Thursday, October 25, 2012

Shot@Life Trip Blog Day 1: UNICEF and Railway School


We're finally out in the daylight and starting to see Kampala! Our first stop was to UNICEF offices for an overview of the country's child health situation. Some progress is much more encouraging than I anticipated and some challenges are much greater than I imagined.

Uganda shows phenomenal growth with 7-8% GDP growth per year for the last 10 years - faster than China. We met officials from the Ministry of Health proud to be in partnership with UNICEF to employ innovation in programs dizzying in scope. Mosques and churches work together hosting Family Health Days at houses of worship easily accessible to families four times a year.

However, the director took some rosy sheen off of the pretty pictures in my UNICEF donor literature back home. For instance, it's fantastic that every child in Uganda can get a free primary school education now, yet K-8 education doesn't give vocational skills necessary to find a job and secondary education is too big an investment for families in extreme poverty. With the world's highest fertility rate, child health care coverage is not rising quickly and every program must be evaluated in real time to take care they don't make things worse. "A country is like an elephant," he said. "It takes a long time to start moving and once it starts dancing, you have to be very careful where it steps or it could be disastrous." Nonetheless, the promise of the Family Health Day program and cell phone tech innovations give much reason for hope (more on these later).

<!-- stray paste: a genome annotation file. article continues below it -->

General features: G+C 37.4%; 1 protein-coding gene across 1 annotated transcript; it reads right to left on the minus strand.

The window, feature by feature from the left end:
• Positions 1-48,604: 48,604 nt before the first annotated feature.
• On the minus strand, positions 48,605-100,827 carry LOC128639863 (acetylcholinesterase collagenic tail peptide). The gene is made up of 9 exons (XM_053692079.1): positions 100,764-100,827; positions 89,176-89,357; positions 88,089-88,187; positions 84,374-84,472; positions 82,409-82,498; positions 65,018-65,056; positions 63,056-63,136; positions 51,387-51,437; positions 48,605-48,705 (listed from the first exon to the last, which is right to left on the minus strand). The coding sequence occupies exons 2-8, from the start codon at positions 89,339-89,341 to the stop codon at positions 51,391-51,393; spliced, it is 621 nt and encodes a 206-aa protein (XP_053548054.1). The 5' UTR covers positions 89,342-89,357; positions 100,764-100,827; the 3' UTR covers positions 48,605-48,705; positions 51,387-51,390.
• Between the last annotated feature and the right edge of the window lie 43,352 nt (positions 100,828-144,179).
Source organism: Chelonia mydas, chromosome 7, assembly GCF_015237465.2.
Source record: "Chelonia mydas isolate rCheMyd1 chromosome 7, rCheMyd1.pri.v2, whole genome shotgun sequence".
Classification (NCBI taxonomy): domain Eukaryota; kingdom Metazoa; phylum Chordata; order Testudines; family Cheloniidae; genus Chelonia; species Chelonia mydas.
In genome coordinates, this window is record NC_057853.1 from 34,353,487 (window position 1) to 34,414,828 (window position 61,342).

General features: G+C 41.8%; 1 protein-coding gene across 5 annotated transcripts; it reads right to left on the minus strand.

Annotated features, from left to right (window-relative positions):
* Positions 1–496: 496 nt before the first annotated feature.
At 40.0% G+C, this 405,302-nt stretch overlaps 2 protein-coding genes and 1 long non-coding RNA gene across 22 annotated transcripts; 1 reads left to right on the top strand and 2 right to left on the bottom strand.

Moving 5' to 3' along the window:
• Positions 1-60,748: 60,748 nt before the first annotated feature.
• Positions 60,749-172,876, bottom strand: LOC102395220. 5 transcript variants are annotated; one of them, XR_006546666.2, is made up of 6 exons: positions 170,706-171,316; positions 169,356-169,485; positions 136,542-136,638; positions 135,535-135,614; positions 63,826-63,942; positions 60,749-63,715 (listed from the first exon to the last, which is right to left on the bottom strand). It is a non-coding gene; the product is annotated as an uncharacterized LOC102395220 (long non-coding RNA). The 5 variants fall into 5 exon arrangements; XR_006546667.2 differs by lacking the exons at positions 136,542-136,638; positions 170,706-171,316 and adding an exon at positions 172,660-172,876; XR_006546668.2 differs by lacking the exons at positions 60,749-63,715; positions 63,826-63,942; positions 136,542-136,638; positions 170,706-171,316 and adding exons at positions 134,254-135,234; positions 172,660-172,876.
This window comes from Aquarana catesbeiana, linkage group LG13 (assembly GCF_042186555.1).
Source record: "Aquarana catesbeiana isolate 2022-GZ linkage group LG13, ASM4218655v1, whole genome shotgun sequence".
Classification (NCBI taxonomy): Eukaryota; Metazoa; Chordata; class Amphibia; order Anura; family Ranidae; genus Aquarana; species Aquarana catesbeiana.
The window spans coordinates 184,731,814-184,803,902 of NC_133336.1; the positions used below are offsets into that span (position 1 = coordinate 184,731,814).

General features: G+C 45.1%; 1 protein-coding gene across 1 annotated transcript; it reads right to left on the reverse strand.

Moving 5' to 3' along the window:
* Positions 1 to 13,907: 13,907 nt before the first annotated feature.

The highlight of the day was visiting Railway Primary School, serving 1306 children from surrounding slum areas. Each class has between 80-120 kids and four teachers. The children - uniformed, disciplined, but full of personality - welcomed us warmly and couldn't wait to jump into our pictures.

The problems the students of Railway face are extraordinary. Many are orphans, live in one room homes, are affected by HIV/AIDS, and have to find odd jobs to try to earn money after school. In the recent past, most girls were pregnant by age 11. Yet inside school gates, kids are encouraged by teachers who are more family than mere staff. And lives are changing dramatically for the better.

We were blown away with how much is done with few resources. All around the school are positive messages and even some about sexual health ("Body Changes Are Not Abnormalities. They Are Signs of Body Growth") painted on rocks. Kids performed skits and songs for us about the importance of sanitation and immunization ("Sanitation, you are our goal...you are precious!). Girls make crafts from straw and waste paper to raise money for books and material for cloth sanitary pads. At every turn, solutions to the thorniest problems are found with creativity and love.

Overall, I was amazed at how at ease I felt as I saw familiar feelings reflected in people around me. UNICEF field staff are driven by the same passions that motivate Shot@Life champions. Children in poverty are silly, theatrical, clever, and beautiful...just like my own daughters. That's why I'm here. Because I would never sit idly by if my own kids needed help like this. And we're not about to give up on the children of Uganda.


5 comments:

Mary Taylor-Johnson said...

Wow -- what a powerful experience. Your description of the school raised a lot of questions from Annie and Grace, who pointed out at in Evanston, they have classrooms with about 20 kids and often 2 or more teachers. A humbling contrast!

Lynda @MommyPowers said...

Thank you for sharing your story with us. It inspires me to do all I can to help!

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Eriko said...

Sending encouragement to the children and their teachers from over here!

Jennifer DeFranco said...

Excellent recap, Cindy! Your experience is worth so much and your compassion is priceless!